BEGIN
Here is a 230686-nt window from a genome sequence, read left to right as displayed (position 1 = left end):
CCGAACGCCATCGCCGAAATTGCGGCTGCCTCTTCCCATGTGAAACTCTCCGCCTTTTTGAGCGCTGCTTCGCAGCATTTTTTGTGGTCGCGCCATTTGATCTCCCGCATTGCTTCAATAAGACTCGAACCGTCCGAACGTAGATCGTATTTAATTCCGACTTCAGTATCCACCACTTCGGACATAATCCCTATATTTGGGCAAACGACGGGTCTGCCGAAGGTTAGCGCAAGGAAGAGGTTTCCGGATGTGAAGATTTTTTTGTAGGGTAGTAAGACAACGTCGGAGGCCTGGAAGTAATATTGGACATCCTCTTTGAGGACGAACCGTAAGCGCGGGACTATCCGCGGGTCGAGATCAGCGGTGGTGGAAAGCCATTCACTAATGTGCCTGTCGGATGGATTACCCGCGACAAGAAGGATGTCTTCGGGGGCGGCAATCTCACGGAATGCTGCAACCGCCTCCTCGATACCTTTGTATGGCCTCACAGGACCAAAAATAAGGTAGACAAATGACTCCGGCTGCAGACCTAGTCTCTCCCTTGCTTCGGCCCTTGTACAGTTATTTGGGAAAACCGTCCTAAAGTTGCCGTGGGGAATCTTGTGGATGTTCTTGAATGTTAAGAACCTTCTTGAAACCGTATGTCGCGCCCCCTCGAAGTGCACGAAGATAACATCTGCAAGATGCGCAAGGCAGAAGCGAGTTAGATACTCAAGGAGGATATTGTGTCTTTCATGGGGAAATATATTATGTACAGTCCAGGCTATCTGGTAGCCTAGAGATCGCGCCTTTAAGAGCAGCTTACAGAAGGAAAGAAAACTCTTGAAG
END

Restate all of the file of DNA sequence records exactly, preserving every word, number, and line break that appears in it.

Here is a 230686-nt window from a genome sequence, read left to right as displayed (position 1 = left end):
CCGAACGCCATCGCCGAAATTGCGGCTGCCTCTTCCCATGTGAAACTCTCCGCCTTTTTGAGCGCTGCTTCGCAGCATTTTTTGTGGTCGCGCCATTTGATCTCCCGCATTGCTTCAATAAGACTCGAACCGTCCGAACGTAGATCGTATTTAATTCCGACTTCAGTATCCACCACTTCGGACATAATCCCTATATTTGGGCAAACGACGGGTCTGCCGAAGGTTAGCGCAAGGAAGAGGTTTCCGGATGTGAAGATTTTTTTGTAGGGTAGTAAGACAACGTCGGAGGCCTGGAAGTAATATTGGACATCCTCTTTGAGGACGAACCGTAAGCGCGGGACTATCCGCGGGTCGAGATCAGCGGTGGTGGAAAGCCATTCACTAATGTGCCTGTCGGATGGATTACCCGCGACAAGAAGGATGTCTTCGGGGGCGGCAATCTCACGGAATGCTGCAACCGCCTCCTCGATACCTTTGTATGGCCTCACAGGACCAAAAATAAGGTAGACAAATGACTCCGGCTGCAGACCTAGTCTCTCCCTTGCTTCGGCCCTTGTACAGTTATTTGGGAAAACCGTCCTAAAGTTGCCGTGGGGAATCTTGTGGATGTTCTTGAATGTTAAGAACCTTCTTGAAACCGTATGTCGCGCCCCCTCGAAGTGCACGAAGATAACATCTGCAAGATGCGCAAGGCAGAAGCGAGTTAGATACTCAAGGAGGATATTGTGTCTTTCATGGGGAAATATATTATGTACAGTCCAGGCTATCTGGTAGCCTAGAGATCGCGCCTTTAAGAGCAGCTTACAGAAGGAAAGAAAACTCTTGAAG